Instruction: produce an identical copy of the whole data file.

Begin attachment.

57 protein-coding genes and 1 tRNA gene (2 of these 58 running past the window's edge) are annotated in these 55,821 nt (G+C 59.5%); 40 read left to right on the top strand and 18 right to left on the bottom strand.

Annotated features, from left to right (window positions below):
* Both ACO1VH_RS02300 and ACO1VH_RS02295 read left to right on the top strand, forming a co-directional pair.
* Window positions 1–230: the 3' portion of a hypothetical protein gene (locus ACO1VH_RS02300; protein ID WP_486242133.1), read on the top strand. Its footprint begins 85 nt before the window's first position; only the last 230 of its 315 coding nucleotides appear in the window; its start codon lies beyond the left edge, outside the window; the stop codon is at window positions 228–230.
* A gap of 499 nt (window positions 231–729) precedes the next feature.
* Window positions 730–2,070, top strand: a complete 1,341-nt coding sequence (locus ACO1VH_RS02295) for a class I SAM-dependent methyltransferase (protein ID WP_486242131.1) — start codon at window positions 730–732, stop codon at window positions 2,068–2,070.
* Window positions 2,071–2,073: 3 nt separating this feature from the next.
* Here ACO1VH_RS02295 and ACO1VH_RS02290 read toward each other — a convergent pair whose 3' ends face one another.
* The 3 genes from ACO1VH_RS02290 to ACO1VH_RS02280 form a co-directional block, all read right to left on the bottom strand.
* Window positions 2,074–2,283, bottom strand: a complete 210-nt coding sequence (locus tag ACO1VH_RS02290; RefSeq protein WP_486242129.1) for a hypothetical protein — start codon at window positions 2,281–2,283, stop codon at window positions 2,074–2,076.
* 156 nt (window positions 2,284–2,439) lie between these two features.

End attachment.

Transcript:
57 protein-coding genes and 1 tRNA gene (2 of these 58 running past the window's edge) are annotated in these 55,821 nt (G+C 59.5%); 40 read left to right on the top strand and 18 right to left on the bottom strand.

Annotated features, from left to right (window positions below):
* Both ACO1VH_RS02300 and ACO1VH_RS02295 read left to right on the top strand, forming a co-directional pair.
* Window positions 1–230: the 3' portion of a hypothetical protein gene (locus ACO1VH_RS02300; protein ID WP_486242133.1), read on the top strand. Its footprint begins 85 nt before the window's first position; only the last 230 of its 315 coding nucleotides appear in the window; its start codon lies beyond the left edge, outside the window; the stop codon is at window positions 228–230.
* A gap of 499 nt (window positions 231–729) precedes the next feature.
* Window positions 730–2,070, top strand: a complete 1,341-nt coding sequence (locus ACO1VH_RS02295) for a class I SAM-dependent methyltransferase (protein ID WP_486242131.1) — start codon at window positions 730–732, stop codon at window positions 2,068–2,070.
* Window positions 2,071–2,073: 3 nt separating this feature from the next.
* Here ACO1VH_RS02295 and ACO1VH_RS02290 read toward each other — a convergent pair whose 3' ends face one another.
* The 3 genes from ACO1VH_RS02290 to ACO1VH_RS02280 form a co-directional block, all read right to left on the bottom strand.
* Window positions 2,074–2,283, bottom strand: a complete 210-nt coding sequence (locus tag ACO1VH_RS02290; RefSeq protein WP_486242129.1) for a hypothetical protein — start codon at window positions 2,281–2,283, stop codon at window positions 2,074–2,076.
* 156 nt (window positions 2,284–2,439) lie between these two features.